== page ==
“Spoiler Alert” is a serialized short story, coming in 13 parts every Monday, Wednesday, and Friday. “The Man by the Side of the Road” is part thirteen. It’s best if you know the end first, so go to part one if you haven’t read it yet.
Of course, that wasn’t going to happen. It couldn’t. So I told him he needed to take this trip alone.
I didn’t answer for fear I’d say the wrong thing. If David didn’t take that burning bus north, would I never meet the pregnant, kiss-blowing love of my life? How fragile were these things?
David grabbed my hand — a gesture almost too tender to take. “Oh, no. He told you, didn’t he? Something happens on your next bus trip?”
David’s voice trembled a little, his sympathy towards me palpable. And when I looked in his watery eyes, it felt like I was looking at my own son. I had to give him some hope. So I lied. “Yeah. You need to stay away from me.”
He held my gaze for a long time. A little too long. I thought maybe he saw through me. But then he offered me one last gulp of his water bottle. “I guess I couldn’t break you out of prison after all.”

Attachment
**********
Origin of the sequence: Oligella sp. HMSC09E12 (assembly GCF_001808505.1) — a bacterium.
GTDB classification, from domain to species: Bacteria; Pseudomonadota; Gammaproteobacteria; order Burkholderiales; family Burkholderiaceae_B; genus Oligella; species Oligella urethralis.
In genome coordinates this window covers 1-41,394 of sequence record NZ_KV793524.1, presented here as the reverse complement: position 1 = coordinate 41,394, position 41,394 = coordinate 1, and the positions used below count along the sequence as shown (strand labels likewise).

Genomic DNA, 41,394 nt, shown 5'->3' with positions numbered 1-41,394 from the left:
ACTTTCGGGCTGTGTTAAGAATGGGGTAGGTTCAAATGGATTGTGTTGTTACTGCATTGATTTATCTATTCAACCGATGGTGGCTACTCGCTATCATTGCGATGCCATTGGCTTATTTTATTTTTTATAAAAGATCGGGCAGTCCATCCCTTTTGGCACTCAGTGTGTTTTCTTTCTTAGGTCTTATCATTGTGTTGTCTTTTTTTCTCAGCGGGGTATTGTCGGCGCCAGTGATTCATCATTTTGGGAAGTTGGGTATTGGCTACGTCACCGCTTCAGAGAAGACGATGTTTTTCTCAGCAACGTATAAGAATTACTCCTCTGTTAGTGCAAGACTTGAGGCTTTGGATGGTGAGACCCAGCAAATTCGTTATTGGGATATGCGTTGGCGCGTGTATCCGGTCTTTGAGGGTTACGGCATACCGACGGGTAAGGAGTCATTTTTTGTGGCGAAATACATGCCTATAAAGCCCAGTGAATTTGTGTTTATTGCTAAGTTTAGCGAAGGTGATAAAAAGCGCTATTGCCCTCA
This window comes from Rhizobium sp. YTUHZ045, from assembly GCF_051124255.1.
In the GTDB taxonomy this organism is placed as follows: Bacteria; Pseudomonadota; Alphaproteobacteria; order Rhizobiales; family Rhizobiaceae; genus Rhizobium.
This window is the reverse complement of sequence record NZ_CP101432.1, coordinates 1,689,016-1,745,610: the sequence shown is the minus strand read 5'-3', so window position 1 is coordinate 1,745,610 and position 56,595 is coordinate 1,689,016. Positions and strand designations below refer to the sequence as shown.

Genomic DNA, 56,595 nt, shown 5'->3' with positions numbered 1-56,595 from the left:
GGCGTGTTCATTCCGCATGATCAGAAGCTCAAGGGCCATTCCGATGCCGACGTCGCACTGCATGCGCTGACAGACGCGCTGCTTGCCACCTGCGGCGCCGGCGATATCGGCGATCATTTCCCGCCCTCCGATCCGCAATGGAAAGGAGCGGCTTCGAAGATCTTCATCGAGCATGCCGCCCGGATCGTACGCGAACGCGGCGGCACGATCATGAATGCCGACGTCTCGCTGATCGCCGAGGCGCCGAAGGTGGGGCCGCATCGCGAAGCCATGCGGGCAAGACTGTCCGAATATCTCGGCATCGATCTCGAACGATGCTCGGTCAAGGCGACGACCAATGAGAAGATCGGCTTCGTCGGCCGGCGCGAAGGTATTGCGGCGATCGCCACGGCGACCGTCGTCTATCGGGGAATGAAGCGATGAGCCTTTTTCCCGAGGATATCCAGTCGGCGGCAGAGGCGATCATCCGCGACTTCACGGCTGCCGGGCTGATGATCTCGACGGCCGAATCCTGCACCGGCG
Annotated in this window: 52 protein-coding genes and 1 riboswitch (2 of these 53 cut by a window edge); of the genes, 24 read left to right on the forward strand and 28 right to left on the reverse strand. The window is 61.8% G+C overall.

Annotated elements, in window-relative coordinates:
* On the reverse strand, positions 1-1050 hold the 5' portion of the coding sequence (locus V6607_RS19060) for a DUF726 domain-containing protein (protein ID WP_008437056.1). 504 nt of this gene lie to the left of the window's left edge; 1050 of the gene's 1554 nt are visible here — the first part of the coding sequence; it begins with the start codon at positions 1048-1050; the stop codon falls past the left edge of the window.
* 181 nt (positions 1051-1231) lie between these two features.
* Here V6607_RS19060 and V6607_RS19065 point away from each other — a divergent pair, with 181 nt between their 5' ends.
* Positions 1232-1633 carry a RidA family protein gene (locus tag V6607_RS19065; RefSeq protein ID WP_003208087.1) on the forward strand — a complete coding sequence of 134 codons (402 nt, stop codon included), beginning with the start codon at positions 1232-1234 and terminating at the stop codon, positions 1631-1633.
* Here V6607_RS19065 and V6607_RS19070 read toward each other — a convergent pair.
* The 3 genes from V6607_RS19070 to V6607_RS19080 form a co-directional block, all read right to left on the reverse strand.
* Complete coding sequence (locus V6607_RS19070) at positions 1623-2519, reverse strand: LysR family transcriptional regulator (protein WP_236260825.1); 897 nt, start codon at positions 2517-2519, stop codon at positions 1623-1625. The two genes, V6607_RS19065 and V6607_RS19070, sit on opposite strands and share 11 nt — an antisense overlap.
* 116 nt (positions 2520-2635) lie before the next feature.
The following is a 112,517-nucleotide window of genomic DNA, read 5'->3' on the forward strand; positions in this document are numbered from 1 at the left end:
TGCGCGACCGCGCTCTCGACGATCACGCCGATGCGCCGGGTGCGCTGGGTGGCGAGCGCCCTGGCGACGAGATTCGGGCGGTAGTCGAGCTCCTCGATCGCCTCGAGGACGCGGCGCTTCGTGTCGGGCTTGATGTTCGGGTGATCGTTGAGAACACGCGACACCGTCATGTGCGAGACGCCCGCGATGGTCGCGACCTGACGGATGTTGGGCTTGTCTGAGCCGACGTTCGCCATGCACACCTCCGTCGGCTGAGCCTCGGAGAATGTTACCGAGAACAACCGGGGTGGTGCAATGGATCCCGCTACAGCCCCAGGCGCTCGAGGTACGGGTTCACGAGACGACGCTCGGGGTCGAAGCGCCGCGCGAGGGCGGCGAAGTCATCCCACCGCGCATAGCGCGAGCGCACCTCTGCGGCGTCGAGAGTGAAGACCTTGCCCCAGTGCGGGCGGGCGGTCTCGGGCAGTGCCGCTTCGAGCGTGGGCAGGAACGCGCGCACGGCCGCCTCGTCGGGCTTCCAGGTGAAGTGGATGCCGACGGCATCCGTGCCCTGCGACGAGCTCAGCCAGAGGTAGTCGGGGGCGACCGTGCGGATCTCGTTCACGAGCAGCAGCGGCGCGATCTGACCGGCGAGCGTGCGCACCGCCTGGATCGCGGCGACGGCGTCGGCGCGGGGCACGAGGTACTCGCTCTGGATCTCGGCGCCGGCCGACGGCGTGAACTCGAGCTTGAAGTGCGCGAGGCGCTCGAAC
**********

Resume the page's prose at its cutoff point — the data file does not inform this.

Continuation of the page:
Buses were leaving for Belize with surprising regularity. We bought separate tickets north. Mine left ten minutes after his.
“You know,” David said, just before embarking, “the old man was a liar.”
“You mean Abuelo?” I thought he might be referring to his own father.
“Yeah. He told you some version of the future. But there’s a good chance it was a lie.”
“I doubt it, but yeah, it’s possible.”
That’s when he patted me on the back. “Doubt is a wonderful thing,” he said. And I saw him no more.
Later, after the explosion and the black plume of smoke, and an hour or two spent on the side of the road, the flavored ice man made another pass. He was dressed in a ridiculous blue jumpsuit with a matching bandana over his mouth and a large, straw sombrero, so I didn’t get a good look at him. But he was about David’s size, and though he said nothing to me, his shouts of “Helados! Helados!” as he walked down the roadside sounded familiar.
He couldn’t have been David, of course. It’s nearly impossible. I know in my gut that David’s gone.
But I hope I’m wrong.